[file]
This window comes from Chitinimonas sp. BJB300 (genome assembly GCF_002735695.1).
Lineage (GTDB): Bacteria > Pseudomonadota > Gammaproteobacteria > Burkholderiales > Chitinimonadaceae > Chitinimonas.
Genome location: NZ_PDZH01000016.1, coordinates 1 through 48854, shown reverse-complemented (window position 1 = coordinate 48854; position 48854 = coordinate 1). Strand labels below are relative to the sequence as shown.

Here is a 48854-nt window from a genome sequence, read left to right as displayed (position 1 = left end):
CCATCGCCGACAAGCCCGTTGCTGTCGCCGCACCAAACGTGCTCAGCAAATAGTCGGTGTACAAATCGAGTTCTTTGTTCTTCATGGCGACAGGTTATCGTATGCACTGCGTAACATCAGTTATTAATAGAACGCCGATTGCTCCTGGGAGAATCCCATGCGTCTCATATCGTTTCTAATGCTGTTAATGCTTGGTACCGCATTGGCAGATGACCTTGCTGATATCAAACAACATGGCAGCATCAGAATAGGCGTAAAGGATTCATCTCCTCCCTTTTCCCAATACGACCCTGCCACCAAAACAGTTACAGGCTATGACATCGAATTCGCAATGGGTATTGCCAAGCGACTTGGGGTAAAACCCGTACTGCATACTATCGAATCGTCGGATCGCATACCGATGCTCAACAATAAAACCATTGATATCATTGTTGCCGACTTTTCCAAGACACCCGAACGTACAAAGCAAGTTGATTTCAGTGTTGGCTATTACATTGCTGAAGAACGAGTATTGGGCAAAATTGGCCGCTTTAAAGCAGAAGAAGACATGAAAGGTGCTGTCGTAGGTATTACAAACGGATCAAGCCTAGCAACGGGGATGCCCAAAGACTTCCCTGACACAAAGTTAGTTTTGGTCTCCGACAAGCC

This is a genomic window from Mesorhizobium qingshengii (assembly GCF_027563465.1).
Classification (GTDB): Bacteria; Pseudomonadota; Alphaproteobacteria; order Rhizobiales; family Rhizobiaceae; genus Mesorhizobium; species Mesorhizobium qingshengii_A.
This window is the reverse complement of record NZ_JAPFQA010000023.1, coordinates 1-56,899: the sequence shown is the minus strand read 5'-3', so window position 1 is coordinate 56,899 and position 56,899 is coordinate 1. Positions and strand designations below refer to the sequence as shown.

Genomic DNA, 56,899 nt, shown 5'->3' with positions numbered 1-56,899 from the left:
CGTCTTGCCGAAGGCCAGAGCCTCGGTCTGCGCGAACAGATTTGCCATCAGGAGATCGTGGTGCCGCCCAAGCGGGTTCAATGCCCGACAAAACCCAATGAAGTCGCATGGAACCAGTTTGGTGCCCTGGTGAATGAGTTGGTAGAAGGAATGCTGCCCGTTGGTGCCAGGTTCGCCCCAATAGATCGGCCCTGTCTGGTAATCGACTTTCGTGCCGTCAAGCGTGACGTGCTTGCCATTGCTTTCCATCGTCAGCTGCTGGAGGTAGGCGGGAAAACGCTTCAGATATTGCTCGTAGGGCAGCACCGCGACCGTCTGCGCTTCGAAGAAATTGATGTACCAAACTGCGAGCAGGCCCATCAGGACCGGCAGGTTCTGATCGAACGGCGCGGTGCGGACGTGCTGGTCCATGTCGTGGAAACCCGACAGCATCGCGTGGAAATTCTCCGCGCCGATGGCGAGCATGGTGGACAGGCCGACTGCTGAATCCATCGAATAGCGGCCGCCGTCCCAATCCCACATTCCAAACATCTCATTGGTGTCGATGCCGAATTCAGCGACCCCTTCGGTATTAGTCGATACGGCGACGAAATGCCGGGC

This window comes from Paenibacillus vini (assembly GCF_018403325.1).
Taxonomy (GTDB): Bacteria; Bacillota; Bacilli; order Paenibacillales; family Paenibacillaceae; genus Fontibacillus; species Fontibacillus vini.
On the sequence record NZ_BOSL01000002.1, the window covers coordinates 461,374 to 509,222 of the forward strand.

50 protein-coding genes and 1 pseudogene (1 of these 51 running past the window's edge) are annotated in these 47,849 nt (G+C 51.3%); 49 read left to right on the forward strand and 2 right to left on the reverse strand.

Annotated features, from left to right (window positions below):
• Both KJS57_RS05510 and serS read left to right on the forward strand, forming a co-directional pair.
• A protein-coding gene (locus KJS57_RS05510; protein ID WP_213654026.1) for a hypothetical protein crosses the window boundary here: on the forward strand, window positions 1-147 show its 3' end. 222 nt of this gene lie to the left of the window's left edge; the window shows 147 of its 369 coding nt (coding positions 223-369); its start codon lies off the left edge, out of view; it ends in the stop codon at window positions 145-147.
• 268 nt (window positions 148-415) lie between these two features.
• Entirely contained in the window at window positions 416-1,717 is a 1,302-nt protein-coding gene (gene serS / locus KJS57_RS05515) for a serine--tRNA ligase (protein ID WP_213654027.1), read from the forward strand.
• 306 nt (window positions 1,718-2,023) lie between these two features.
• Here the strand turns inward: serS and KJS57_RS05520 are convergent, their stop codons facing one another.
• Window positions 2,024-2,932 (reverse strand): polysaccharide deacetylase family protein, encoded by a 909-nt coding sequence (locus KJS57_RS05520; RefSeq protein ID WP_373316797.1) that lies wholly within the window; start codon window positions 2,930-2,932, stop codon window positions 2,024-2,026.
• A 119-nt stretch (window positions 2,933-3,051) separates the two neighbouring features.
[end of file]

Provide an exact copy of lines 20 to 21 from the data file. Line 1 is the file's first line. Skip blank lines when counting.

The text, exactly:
• 306 nt (window positions 1,718-2,023) lie between these two features.
• Here the strand turns inward: serS and KJS57_RS05520 are convergent, their stop codons facing one another.